1950: A turning point for the nation and for films

Just as 1950 was a seminal year for India after it became a constitutional republic on January 26 of that annum, for the Hindi film industry too it marked a major turning point...it was the start of a Golden Era of unprecedented popularity and high creativity. As we celebrate 70 years ago of the national milestone, I am motivated to explore just how the film industry too embarked on a compelling odyssey seven decades ago.

Firstly, the 1950s engendered more high-wattage stars than earlier decades like the 1930s and 1940s. A cineaste’s eyes are bound to shine just by imagining a decade densely populated by true-blue histrionic legends such as Dilip Kumar, Raj Kapoor, Dev Anand, Nargis, Meena Kumari, Madhubala, Vyjayanthimala, Nutan, Waheeda Rehman, Kishore Kumar, Guru Dutt...this was how ridiculously blessed our immediate post-Republic era was! In comparison, the 1940s had not spawned true cult figures barring a few like Ashok Kumar, K L Saigal (a ’30s holdover), Suraiya and Noorjehan. But the list of saleable stars after 1950 just kept getting longer and stronger.


Furthermore, the films of the 1950s too were markedly different from pre-Independence cinema. India had just emerged from the Independence movement which was immediately followed by the upheavals and horrors of the Partition. There was an efflorescence of cinematic creativity, and sensitive filmmakers now churned out a slew of less verbose, more nuanced classics that tried to not only explore the flaws in humanity but also searched for the humanity in flawed characters.

Do Bigha Zameen

Contemporary leading men make much noise when they play grey-shaded roles but the leading names of the 1950s beat them to it. Actor-producer-director Raj Kapoor created a seismic sensation when he played the anguished but unapologetic thief in Awaara, the waif who strays from the party of virtue and into the arms of Maya (symbolically embodied by vamp Nadira) in Shree 420 and the gold-digger who breaks Nargis’ heart in Bewafaa. Dilip Kumar too dared to essay a character who seduces Nimmi but wants to remain engaged to Madhubala in Amar. Veteran Ashok Kumar got experimental with Mahal in which he becomes so obsessed with a ghostly apparition (Madhubala) that he cruelly ill-treats his wife. Guru Dutt’s noirish directorial debut, Baazi, and his sophomore venture Jaal skyrocketed Dev Anand to stardom in morally ambiguous roles as a gambler and as a smuggler.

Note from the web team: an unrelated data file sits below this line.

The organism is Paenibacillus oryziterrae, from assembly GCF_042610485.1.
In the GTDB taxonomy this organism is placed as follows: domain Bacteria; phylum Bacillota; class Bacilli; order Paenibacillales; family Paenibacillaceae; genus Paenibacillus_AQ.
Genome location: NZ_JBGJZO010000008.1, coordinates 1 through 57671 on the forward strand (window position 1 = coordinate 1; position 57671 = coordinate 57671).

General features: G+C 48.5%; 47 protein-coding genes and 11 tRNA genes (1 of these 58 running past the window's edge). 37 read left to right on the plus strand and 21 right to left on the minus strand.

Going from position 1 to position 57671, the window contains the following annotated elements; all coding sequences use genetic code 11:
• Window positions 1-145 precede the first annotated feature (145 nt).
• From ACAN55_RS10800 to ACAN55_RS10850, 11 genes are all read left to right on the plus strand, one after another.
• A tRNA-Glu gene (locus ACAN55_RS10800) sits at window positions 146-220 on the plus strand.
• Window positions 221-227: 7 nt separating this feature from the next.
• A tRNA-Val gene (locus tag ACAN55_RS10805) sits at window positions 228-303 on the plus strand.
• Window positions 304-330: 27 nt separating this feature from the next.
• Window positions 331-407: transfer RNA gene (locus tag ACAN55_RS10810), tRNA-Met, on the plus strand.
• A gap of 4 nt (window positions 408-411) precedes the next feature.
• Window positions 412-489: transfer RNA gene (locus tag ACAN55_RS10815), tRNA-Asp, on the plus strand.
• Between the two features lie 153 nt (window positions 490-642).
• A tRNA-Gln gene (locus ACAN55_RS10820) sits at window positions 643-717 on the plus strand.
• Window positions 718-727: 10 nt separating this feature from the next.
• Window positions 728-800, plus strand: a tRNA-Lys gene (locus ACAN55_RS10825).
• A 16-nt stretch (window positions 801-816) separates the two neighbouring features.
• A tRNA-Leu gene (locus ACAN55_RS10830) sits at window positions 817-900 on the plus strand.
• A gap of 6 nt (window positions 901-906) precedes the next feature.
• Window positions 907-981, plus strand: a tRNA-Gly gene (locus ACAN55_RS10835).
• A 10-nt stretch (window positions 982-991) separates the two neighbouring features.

Several renowned auteur-directors defined this era. They pioneered technical innovations (colour films, CinemaScope) but most importantly they fashioned timeless cinema that addressed the socials problems of the age and also depicted the human condition. The world now sat up and took notice of Indian cinema: Mother India became the first Indian film to bag an Oscar nomination. Jagte Raho won a prize at Karlovy Vary and Do Bigha Zameen did so at Cannes. And Awaara simply swept Russia off its feet, fetching Raj Kapoor unprecedented fame in that country.

Shree 420

With his emphasis on eloquent images in Do Bigha Zameen, Devdas and Sujata, Bimal Roy undermined the importance of lengthy dialogue in our films. Guru Dutt’s Pyaasa and Kaagaz Ke Phool poetically questioned the value of fame in a morally compromised world. B R Chopra’s crowd pleasers also had a built-in message: Ek Hi Raasta (widow remarriage), Naya Daur (the human cost of progress), Sadhna (prostitute rehabilitation). V Shantaram’s cinema was accessible yet explored complex themes such as tradition versus modernism in Jhanak Jhanak Payal Baaje, the meaning of freedom in Do Ankhen Barah Haath and fantasy relationships in Navrang. And Mehboob Khan crafted the definitive epic of India’s rural heartland with Mother India, about a woman who is strong and generous like mother earth, but won’t forgive the transgression of her laws.

Mother India’s blockbuster status was driven considerably by Nargis’ star credentials. Fortunately, the fifties saw several leading ladies assume positions of power with well-entrenched careers that lasted for decades. Meena Kumari quickly assumed the make of tragedy queen and bagged the first two Filmfare awards for Best Actress. Vyjayanthimala’s immense success in dance numbers like Nagin’s Man dole mera tan dole made dancing skills mandatory for future heroines. Madhubala’s breath-taking looks entranced the nation. Geeta Bali, Nimmi and Nalini Jaywant were indubitably talented but somehow it was Nutan and Waheeda Rehman who got cast in the truly memorable roles.

The archetypal Indian idiom of filmmaking remained unassailable even when directors veered towards neo-realism (Nirupa Roy wore unwashed clothes bought from Chor Bazaar in Do Bigha Zameen). Songs remained an ineluctable part of our movie-going experience...and breathless superlatives are the only way to describe the film music of this era.

Maybe it is just a coincidence but soon after India became a republic, the film world unleashed a wave of creativity. Today’s film industry is standing on the shoulders of these giants.

Dinesh Raheja is an Indian author, columnist,TV scriptwriter, and film historian. In 2017, he initiated The Dinesh Raheja Workshop in which he teaches Bollywood aspirants everything related to the media.